Asian and European shares tumble on lower oil as the global selloff continues. The Nikkei, dragged by the energy sector, slid -3.02% on a stronger Yen (118.77) and record-low bond yields (0.28%). The fall in oil prices, which now dipped below $50, continue to fuel the selloff following reports showing higher production levels in Russia, Iraq and Canada; all battling to retain market share. By contrast, gold prices rose for the third day in a row and currently trade at $1208.40 per ounce.
Following the biggest drop in three months, US markets await news from the ISM non-manufacturing report while the FOMC gathers for the first meeting of the year.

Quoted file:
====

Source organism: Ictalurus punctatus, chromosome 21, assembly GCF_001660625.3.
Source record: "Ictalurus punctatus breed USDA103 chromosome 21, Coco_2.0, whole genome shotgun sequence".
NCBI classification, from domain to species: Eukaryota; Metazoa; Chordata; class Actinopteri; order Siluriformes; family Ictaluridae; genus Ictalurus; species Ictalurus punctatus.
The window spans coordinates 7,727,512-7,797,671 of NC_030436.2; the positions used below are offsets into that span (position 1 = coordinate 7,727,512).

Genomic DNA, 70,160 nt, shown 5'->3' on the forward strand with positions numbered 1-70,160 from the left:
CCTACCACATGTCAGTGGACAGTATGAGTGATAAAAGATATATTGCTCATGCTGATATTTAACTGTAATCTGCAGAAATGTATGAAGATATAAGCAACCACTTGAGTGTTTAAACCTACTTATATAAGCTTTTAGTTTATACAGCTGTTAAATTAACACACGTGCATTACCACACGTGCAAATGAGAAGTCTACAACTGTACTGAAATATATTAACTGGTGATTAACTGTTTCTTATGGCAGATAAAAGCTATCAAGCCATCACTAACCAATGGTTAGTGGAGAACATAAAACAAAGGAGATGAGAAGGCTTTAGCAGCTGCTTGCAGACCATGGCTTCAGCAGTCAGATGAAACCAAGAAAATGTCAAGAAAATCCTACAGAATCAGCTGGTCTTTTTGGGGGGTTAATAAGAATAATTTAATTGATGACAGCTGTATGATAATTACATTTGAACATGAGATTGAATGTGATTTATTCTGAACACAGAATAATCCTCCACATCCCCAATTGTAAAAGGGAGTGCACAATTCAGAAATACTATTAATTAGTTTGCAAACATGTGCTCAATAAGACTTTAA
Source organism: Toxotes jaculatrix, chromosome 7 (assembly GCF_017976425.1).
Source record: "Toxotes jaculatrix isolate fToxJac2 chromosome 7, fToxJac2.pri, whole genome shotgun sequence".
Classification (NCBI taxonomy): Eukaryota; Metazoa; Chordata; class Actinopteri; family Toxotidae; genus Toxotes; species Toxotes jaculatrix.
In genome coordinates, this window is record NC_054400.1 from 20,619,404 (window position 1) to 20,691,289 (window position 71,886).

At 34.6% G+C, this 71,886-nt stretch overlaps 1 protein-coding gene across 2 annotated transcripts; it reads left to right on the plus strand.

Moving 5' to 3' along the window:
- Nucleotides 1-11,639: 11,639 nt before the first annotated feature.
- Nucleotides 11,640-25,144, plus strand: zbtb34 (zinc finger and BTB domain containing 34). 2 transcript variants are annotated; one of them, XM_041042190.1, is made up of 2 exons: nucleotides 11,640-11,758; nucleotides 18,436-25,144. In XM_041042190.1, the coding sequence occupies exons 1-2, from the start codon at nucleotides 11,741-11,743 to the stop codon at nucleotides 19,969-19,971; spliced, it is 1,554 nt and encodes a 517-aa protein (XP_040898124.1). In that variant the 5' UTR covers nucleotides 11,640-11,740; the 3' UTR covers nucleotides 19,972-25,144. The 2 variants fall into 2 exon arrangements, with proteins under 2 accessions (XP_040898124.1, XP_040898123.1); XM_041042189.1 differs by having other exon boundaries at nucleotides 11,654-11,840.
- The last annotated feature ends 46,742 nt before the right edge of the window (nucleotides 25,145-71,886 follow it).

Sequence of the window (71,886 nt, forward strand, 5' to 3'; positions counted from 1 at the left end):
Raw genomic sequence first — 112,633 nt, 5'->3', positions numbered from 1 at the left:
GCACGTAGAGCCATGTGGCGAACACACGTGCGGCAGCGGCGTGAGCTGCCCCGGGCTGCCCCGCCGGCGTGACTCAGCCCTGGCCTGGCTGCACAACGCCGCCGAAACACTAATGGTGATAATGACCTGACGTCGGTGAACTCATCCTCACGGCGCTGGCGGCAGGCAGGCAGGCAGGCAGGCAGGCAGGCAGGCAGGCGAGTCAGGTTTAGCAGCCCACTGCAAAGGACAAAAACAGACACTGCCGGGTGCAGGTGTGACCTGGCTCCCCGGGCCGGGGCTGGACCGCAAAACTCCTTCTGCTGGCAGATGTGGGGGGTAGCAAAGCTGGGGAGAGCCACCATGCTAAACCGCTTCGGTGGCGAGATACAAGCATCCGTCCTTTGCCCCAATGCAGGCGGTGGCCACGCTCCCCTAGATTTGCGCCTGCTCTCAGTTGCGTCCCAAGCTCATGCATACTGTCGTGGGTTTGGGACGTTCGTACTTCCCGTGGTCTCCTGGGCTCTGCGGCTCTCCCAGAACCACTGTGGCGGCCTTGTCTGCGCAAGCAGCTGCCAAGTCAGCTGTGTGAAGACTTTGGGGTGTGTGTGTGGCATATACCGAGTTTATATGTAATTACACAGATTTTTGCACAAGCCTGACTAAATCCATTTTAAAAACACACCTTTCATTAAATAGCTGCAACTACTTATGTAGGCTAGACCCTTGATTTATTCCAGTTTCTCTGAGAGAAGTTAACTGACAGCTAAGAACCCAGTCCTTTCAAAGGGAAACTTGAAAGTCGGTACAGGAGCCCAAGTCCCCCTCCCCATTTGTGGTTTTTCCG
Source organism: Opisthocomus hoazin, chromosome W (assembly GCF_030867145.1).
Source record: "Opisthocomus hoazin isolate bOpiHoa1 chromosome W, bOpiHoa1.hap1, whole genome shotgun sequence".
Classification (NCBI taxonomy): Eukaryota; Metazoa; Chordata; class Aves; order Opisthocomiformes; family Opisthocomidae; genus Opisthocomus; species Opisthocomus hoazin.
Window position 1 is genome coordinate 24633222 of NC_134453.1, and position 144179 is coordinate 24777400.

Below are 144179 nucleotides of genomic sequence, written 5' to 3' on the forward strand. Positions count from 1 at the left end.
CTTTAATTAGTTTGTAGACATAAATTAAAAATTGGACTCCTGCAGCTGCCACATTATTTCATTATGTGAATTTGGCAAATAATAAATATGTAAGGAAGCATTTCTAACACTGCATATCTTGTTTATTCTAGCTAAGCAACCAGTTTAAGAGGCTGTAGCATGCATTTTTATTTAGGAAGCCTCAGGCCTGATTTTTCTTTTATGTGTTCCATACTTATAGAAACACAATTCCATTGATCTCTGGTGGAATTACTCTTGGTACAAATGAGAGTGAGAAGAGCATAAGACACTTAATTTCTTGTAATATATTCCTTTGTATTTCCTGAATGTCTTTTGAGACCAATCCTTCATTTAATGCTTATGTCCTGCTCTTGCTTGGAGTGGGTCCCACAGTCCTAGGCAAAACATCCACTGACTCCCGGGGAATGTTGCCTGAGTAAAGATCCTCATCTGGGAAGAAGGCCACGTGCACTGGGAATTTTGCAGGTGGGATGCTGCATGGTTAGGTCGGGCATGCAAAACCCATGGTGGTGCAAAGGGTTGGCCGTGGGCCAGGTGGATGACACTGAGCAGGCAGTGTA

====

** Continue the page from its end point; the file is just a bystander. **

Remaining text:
The yuan advanced by 0.11% as a result of the Chinese Government fast-tracking 1.1 trillion dollars’ worth of infrastructure projects. This is believed to be one of the measures taken by Chinese government to stimulate the slowing economy.
Gold continued its climb for a third day, due to the uncertainty in Greece, causing investors to seek a relatively independent haven amid increased risk-aversion.
Credit risk in Russia rose to a 6 year high, leading to concerns over its ability to fulfil its budget commitments and its debt status being downgraded to junk.